Strike-happy nurses attempt to block scabs

The ongoing Sutter Health nurse labor strife teetered on the absurd Saturday as an unknown man, wearing sunglasses, a dark thong, knee-high socks and sneakers, ran through the Sutter Delta Medical Center parking lot, briefly joining the protesters. The brief moment of levity was followed by tense moments 24 hours later when a bus full of replacement nurses struck a picketer at the same campus, causing a debate over a controversial "10-minute rule."

Nurses at 11 Bay Area hospitals, including the Antioch facility, started a 10-day strike Friday against medical centers affiliated with Sutter Health. The nurses previously held two-day strikes in October and December.

Easter weekend got testy at the Antioch hospital.

On Sunday morning, replacement nurses had just finished a shift and were blocked from exiting the property, according to police. As the bus inched forward attempting to pass a handful of striking nurses, a husband of a nurse was "nicked" by the bus, police, nurse and hospital officials said.

"One of the guys picketing walked directly in front of the bus," Antioch police Sgt. Diane Aguinaga said. The individual was not hurt and no one was arrested, she said.

Aguinaga said a nursing labor representative told the officer that the picketers were blocking the bus during the "10-minute rule," allowing them to block the bus.

"To our knowledge, we are unaware of a 10-minute rule or law that exists giving them the right to block traffic for
10 minutes," said Angela Lombardi, Sutter Delta spokeswoman.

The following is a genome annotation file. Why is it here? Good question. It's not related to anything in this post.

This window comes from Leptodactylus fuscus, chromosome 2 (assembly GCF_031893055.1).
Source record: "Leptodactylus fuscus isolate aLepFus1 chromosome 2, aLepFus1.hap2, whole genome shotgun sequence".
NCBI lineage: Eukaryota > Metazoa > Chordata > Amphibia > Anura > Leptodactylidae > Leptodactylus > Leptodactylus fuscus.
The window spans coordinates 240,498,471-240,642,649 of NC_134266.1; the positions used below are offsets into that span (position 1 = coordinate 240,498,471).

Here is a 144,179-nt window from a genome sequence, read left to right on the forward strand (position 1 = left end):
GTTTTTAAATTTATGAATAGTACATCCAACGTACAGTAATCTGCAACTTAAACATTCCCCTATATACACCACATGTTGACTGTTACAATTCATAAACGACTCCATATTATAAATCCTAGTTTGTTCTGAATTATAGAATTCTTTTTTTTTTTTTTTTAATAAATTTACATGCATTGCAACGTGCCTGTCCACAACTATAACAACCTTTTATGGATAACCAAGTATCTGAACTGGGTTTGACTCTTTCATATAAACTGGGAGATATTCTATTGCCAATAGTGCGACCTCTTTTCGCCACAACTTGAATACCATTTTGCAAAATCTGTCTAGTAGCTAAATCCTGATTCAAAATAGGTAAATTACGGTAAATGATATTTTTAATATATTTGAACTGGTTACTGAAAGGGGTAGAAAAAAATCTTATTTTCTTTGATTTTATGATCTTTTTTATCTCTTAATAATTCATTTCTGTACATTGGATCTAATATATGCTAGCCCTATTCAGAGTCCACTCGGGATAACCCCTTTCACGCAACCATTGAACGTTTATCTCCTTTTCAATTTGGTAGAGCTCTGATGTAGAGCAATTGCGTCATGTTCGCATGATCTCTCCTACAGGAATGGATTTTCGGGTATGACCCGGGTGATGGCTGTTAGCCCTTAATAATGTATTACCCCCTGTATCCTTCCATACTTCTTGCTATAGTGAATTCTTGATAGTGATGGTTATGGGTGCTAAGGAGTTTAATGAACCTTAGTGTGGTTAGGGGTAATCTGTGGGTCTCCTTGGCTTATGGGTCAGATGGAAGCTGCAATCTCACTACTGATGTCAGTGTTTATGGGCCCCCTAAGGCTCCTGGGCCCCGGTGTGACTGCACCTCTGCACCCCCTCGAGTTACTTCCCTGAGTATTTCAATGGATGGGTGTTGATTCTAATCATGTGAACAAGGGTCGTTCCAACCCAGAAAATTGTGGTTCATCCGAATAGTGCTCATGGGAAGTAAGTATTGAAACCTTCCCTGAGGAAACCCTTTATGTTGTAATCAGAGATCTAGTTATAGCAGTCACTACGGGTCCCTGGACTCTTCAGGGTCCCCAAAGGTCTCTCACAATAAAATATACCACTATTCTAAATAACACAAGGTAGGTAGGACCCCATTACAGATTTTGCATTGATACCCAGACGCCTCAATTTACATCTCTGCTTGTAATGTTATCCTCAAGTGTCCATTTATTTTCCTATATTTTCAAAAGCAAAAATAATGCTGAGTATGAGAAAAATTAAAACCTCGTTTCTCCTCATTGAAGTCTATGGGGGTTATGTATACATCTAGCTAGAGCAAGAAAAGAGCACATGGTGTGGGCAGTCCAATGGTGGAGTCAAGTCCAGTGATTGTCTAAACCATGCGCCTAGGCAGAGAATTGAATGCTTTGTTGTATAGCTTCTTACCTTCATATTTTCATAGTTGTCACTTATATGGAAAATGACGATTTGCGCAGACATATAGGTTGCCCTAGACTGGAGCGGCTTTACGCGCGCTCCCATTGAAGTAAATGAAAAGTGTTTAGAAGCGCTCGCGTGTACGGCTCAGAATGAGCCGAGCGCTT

They are allowed to use the crosswalk, but they cannot stop the flow of traffic, she said.

"Putting a human barricade in front of a bus isn't safe," she said.

Sutter Delta registered nurse Amy Black, who has been picketing with her colleagues, said the 10-minute rule is more rule of thumb.

"We are totally within our right to block the bus coming out as long as we're continually moving," she said. "The 10-minute rule is kind of an approximation; usually, it's the standard amount of time.

"We use it to say our chants to the scabs on the bus," she said.

It was not the first replacement nurse bus incident at Sutter Delta. During the two-day walk-out in October, tensions boiled over when a bus with temporary workers arrived and a picketer shined a spotlight in the bus driver's eyes, police said. About 30 strikers then surrounded the bus, preventing it from moving. Police were called and the strikers moved when they were told to do so, Antioch police said at the time.

The incidents have been isolated to the Antioch hospital.

Meanwhile, no one has identified the mystery streaker.

"He was looking for a tan," Lombardi laughed. "Apparently, (the thong) was not flattering."

California Nurses Association spokesman Shum Preston said the streaker was not a nurse but someone who wanted to show support for the picket line.

"It was a moment of levity in a very hostile situation," he said.


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